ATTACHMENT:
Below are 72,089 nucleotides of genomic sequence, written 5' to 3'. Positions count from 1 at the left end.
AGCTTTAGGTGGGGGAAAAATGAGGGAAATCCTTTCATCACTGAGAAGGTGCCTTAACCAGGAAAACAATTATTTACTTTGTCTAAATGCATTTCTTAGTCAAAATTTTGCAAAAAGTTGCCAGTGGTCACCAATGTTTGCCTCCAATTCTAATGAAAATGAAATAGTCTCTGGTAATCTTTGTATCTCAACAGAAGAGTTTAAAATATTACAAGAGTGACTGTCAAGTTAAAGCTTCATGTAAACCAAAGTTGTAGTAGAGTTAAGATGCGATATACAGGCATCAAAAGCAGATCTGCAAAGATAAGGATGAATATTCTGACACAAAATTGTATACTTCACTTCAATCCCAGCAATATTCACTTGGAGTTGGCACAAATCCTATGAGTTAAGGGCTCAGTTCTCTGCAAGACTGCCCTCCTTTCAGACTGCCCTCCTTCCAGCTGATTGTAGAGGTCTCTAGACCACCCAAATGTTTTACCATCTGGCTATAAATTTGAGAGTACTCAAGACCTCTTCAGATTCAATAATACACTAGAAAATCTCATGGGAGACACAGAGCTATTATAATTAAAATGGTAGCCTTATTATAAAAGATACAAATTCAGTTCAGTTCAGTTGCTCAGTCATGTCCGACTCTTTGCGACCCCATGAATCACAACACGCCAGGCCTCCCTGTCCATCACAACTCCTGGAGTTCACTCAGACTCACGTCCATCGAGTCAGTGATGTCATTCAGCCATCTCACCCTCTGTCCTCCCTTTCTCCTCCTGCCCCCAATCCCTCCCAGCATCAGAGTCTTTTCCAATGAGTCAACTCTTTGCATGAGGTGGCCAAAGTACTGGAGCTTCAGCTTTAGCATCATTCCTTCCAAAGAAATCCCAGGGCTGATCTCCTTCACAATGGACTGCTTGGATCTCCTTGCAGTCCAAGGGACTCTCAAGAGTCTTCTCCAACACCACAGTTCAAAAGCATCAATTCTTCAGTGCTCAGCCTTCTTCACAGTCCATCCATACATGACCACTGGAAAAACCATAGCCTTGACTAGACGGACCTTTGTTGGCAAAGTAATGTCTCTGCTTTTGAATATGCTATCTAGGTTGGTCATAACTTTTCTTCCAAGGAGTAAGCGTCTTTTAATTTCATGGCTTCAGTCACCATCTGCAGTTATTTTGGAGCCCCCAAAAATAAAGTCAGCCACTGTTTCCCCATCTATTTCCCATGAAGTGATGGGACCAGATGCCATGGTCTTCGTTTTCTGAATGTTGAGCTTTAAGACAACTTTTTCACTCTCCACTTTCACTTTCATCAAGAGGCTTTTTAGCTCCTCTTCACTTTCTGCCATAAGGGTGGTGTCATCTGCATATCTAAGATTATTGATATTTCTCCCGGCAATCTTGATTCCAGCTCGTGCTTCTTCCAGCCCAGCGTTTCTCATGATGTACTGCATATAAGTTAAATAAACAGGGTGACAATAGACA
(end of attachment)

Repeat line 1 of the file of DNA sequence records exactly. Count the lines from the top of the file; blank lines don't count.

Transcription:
Below are 72,089 nucleotides of genomic sequence, written 5' to 3'. Positions count from 1 at the left end.